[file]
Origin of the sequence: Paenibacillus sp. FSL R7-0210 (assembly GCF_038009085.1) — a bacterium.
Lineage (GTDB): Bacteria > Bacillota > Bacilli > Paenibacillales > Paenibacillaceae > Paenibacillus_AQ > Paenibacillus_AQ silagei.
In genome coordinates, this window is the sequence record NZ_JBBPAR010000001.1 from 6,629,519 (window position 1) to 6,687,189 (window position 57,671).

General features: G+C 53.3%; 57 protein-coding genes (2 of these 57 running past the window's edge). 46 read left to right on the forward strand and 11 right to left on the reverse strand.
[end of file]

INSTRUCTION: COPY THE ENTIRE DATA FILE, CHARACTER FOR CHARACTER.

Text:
Origin of the sequence: Paenibacillus sp. FSL R7-0210 (assembly GCF_038009085.1) — a bacterium.
Lineage (GTDB): Bacteria > Bacillota > Bacilli > Paenibacillales > Paenibacillaceae > Paenibacillus_AQ > Paenibacillus_AQ silagei.
In genome coordinates, this window is the sequence record NZ_JBBPAR010000001.1 from 6,629,519 (window position 1) to 6,687,189 (window position 57,671).

General features: G+C 53.3%; 57 protein-coding genes (2 of these 57 running past the window's edge). 46 read left to right on the forward strand and 11 right to left on the reverse strand.